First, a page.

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Importance of Local Epidemiology in Prevalence and Resistance of Cystic Fibrosis-related Pathogens

Hufnagel, Markus MD; König, Stefanie MD; Theilacker, Christian MD

The Pediatric Infectious Disease Journal: February 2016 - Volume 35 - Issue 2 - p 229
doi: 10.1097/INF.0000000000000982
Letters to the Editor
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Center for Pediatrics and Adolescent Medicine University Medical Center Freiburg Freiburg im Breisgau, Germany

Division of Infectious Diseases and Hospital Epidemiology University Hospital Basel Basel, Switzerland

The authors have no funding or conflicts of interest to disclose.

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Address for correspondence: Markus Hufnagel, MD; markus.hufnagel@uniklinik-freiburg.de.

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To the Editors:

Recently, Raidt et al1 published observations of increased prevalence and resistance among pathogens recovered from respiratory specimens of cystic fibrosis (CF) patients during a 10-year-period. The authors performed a retrospective analysis of 94 patients from 2 certified CF centers in Münster, Germany. Examining prevalence and susceptibility data obtained from sputa and deep throat swabs of their CF patients, they compared results from 2001 to those from 2011. Their study documented an increase in key CF-related pathogens, such as Burkholderia cepacia complex (0% in 2001 vs. 9.6% in 2011), as well as a rise in multidrug-resistant CF-specific isolates. Staphylococcus aureus was the most commonly isolated pathogen, followed by Pseudomonas aeruginosa. Among S. aureus isolates, methicillin-resistance, along with trimethoprim/sulfamethoxazole-resistance, increased significantly from 0 and 3.8%, respectively, to 9.6 and 13.3%, respectively, between 2001 and 2011. There was also a slight rise in clindamycin-resistance and erythromycin-resistance (17.3 and 22.1%, respectively, in 2001, vs. 26.6 and 32.2%, respectively, in 2011). Among P. aeruginosa isolates, a substantial increase in resistance to imipenem (29.4 vs. 43.5%), tobramycin (8.1 vs. 52.6%) and ciprofloxacin (4.4 vs. 23.1%) was noted. The authors argued that awareness of local epidemiology is crucial for developing CF prevention and treatment strategies.

We fully agree with the authors regarding the importance of local epidemiology. Local antibiotic resistance is strongly affected by local antibiotic prescription policies, so individual CF centers should analyze their local data and not rely on regional or national data. We performed a similar retrospective analysis of microbiology data from 52 CF patients treated between January 2003 and December 2008 at the Center for Pediatrics and Adolescent Medicine’s certified CF center in Freiburg, Germany (see Table, Supplemental Digital Content 1, http://links.lww.com/INF/C305). Respiratory specimens from sputa, deep throat swabs, tracheal aspirates and bronchoalveolar lavages were cultured for CF-specific pathogens using standard culture techniques. To account for the influence of antibiotic treatment on pathogen susceptibility, we took CF-specific respiratory pathogens detected from CF patients for the first time (first isolate = FI) during the 6-year period and compared them with the last specimen obtained during the study period (last isolate = LI). In our cohort, S. aureus and P. aeruginosa were the 2 most common pathogens detected [prevalence of 33.4% (459/1373) and 16.8% (230/1373) of culture-positive specimens, respectively]. During the study period, the prevalence of both pathogens did not rise. We compared the evolution of antibiotic resistance on an individual patient level between 35 S. aureus FI and 38 S. aureus LI, and between 22 P. aeruginosa FI and 24 P. aeruginosa LI. Like Raidt et al,1 we observed an increase in Methicillin-resistant S. aureus (0% FI vs. 9.2% LI), but no increase in S. aureus resistance to trimethoprim/sulfamethoxazole (2.9% FI vs. 0% LI), clindamycin (17.6% FI vs. 5.3% LI) or erythromycin (17.1% FI vs. 5.4% LI). However, in contrast to findings by Raidt et al,1 we noted no increase in resistance to imipenem (22.7% FI vs. 33.3% LI), tobramycin (22.7% FI vs. 16.7% LI) and ciprofloxacin (18.2% FI vs. 34.8% LI) among P. aeruginosa isolates.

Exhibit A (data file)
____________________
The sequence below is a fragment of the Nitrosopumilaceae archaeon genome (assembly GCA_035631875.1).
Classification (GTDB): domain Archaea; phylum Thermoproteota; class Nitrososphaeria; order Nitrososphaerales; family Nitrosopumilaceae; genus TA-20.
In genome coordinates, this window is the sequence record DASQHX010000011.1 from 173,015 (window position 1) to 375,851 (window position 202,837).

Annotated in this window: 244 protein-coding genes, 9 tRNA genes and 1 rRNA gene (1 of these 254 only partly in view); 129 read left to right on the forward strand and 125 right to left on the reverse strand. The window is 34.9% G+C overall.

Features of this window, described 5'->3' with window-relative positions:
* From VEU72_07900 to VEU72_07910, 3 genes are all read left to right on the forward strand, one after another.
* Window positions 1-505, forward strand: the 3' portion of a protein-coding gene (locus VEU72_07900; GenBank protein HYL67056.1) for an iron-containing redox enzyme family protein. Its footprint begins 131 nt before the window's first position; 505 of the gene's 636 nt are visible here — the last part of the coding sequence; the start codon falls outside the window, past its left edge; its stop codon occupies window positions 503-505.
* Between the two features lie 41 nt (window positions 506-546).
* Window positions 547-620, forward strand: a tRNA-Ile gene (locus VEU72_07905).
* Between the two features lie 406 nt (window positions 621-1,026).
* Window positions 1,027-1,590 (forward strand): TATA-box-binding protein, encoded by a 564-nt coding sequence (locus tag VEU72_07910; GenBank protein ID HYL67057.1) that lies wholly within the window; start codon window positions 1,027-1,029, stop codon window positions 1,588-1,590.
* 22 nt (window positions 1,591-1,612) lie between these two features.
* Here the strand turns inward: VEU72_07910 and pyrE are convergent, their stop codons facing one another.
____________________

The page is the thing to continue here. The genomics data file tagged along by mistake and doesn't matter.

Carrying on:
With the limitation of small sample size, our retrospective analysis—unlike that by Raidt et al1—did not reveal an increase in multidrug-resistant S. aureus and P. aeruginosa isolates from CF patients. We conclude that appropriate antimicrobial prescribing should not rely on epidemiologic data from other treatment centers—even those within the same country.

Markus Hufnagel, MD

Stefanie König, MD

Center for Pediatrics and Adolescent Medicine University Medical Center Freiburg Freiburg im Breisgau, Germany

Christian Theilacker, MD

Division of Infectious Diseases and Hospital Epidemiology University Hospital Basel Basel, Switzerland

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REFERENCE

1. Raidt L, Idelevich EA, Dübbers A, et al. Increased prevalence and resistance of important pathogens recovered from respiratory specimens of cystic fibrosis patients during a decade. Pediatr Infect Dis J. 2015;34:700–705

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